Privatisation of BPCL priced between $6.9 bn and $10.3 bn
OIL & GAS

Privatisation of BPCL priced between $6.9 bn and $10.3 bn

The acquisition cost for Bharat Petroleum Corporation Ltd (BPCL) as part of the privatisation process is being estimated between $6.9 billion and $10.3 billion, according to Switzerland-based investment bank and financial services firm Credit Suisse.

Credit Suisse informed the media that the reserve price is expected to be approximately Rs 500 per share, and post dividend (Rs 50-60 per share), the government's stake is worth $6.9 billion. Post the open offer, the maximum outflow would be $10.3 billion, the global wealth manager added.

It has also been noted that the buyer can halve the capital expenditure (capex) at BPCL and sell non-core assets to the tune of $4 billion. Among the bidders, Apollo Global has done a deal of this size, while Vedanta has partnered with Centricus.

The firm said that steady-state earnings before depreciation, interest, taxes and amortisation (EBITDA) for BPCL could be $2 billion to $2.5 billion. The higher end of range is possible when the potential acquirer is able to reduce refining costs, increase the productivity of marketing outlets, and increase non-fuel revenues.

The macro is also improving for the refining sector, with inventories now down for both diesel and gasoline, and the cracks have started improving.

The investment banking company said that there is ample scope to boost steady-state EBITDA by $450 million. According to Credit Suisse, refining cost reduction can boost EBITDA by $150 million, higher non-fuel EBITDA at marketing outlets can add $100 million, and higher footfalls can add $200 million.

BPCL kicked off with project Nishchay in the financial year 2016 to promote non-fuel revenues, but it gave up on most of the initiatives in two to three years. Even the current app SmartDrive for customers does not have real-time data at the outlets, and hence the active users are limited.

Image Source


Also read: BPCL disinvestment may see PSU participation

Also read: BPCL divestment bidding to become competitive

Also read: BPCL privatisation gets three bids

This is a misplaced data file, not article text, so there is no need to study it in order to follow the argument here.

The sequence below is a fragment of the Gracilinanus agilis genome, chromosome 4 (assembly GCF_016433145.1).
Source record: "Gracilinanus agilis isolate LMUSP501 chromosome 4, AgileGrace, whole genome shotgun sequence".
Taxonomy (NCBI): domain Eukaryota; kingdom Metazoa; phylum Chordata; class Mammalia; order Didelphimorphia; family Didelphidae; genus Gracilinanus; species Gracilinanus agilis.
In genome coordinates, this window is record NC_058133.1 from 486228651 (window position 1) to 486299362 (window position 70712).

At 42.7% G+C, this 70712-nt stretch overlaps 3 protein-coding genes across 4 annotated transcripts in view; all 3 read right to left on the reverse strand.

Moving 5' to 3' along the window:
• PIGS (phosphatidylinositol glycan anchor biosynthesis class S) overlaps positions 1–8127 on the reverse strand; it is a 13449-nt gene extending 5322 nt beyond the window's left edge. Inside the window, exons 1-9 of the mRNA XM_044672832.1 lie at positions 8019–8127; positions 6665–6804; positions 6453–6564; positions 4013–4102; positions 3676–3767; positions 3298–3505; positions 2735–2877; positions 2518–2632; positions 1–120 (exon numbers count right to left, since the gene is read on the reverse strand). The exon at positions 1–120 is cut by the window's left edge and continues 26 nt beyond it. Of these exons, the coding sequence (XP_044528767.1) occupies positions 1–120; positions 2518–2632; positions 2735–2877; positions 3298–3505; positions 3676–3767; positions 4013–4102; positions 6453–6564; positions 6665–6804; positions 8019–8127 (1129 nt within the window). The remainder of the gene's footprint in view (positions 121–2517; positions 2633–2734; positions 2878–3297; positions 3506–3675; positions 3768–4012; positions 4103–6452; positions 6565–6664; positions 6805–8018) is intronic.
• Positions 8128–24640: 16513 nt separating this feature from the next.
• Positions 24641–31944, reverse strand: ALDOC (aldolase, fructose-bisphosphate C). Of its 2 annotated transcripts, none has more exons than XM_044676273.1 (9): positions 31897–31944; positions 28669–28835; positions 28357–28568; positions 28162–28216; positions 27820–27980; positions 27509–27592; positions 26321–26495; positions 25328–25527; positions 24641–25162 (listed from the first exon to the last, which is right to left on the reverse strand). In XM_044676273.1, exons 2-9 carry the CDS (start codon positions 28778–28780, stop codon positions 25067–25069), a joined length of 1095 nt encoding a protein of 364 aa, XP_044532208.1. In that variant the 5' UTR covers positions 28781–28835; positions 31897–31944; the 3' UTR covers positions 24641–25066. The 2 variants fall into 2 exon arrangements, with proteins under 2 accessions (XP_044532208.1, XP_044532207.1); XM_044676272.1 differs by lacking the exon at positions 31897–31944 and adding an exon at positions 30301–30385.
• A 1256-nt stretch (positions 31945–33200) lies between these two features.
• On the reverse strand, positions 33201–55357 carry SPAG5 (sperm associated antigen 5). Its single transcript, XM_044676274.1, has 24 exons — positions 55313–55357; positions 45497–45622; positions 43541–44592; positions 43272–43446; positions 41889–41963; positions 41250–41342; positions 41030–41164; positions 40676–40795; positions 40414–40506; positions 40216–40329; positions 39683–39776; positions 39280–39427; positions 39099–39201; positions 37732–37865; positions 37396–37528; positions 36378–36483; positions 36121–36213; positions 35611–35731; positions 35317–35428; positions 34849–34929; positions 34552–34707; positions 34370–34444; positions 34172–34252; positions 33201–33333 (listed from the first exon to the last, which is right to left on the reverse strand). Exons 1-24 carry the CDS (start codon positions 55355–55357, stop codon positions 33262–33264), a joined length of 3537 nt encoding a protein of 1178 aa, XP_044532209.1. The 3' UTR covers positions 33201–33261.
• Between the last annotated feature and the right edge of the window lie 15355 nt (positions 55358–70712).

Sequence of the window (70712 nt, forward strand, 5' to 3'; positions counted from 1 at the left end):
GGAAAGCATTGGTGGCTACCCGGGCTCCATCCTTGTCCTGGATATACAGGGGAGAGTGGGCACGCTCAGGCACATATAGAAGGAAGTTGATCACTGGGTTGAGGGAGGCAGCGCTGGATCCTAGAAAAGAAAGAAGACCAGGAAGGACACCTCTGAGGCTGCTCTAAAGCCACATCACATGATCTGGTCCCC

The acquisition cost for Bharat Petroleum Corporation Ltd (BPCL) as part of the privatisation process is being estimated between $6.9 billion and $10.3 billion, according to Switzerland-based investment bank and financial services firm Credit Suisse. Credit Suisse informed the media that the reserve price is expected to be approximately Rs 500 per share, and post dividend (Rs 50-60 per share), the government's stake is worth $6.9 billion. Post the open offer, the maximum outflow would be $10.3 billion, the global wealth manager added. It has also been noted that the buyer can halve the capital expenditure (capex) at BPCL and sell non-core assets to the tune of $4 billion. Among the bidders, Apollo Global has done a deal of this size, while Vedanta has partnered with Centricus. The firm said that steady-state earnings before depreciation, interest, taxes and amortisation (EBITDA) for BPCL could be $2 billion to $2.5 billion. The higher end of range is possible when the potential acquirer is able to reduce refining costs, increase the productivity of marketing outlets, and increase non-fuel revenues. The macro is also improving for the refining sector, with inventories now down for both diesel and gasoline, and the cracks have started improving. The investment banking company said that there is ample scope to boost steady-state EBITDA by $450 million. According to Credit Suisse, refining cost reduction can boost EBITDA by $150 million, higher non-fuel EBITDA at marketing outlets can add $100 million, and higher footfalls can add $200 million. BPCL kicked off with project Nishchay in the financial year 2016 to promote non-fuel revenues, but it gave up on most of the initiatives in two to three years. Even the current app SmartDrive for customers does not have real-time data at the outlets, and hence the active users are limited. Image Source Also read: BPCL disinvestment may see PSU participation Also read: BPCL divestment bidding to become competitive Also read: BPCL privatisation gets three bids

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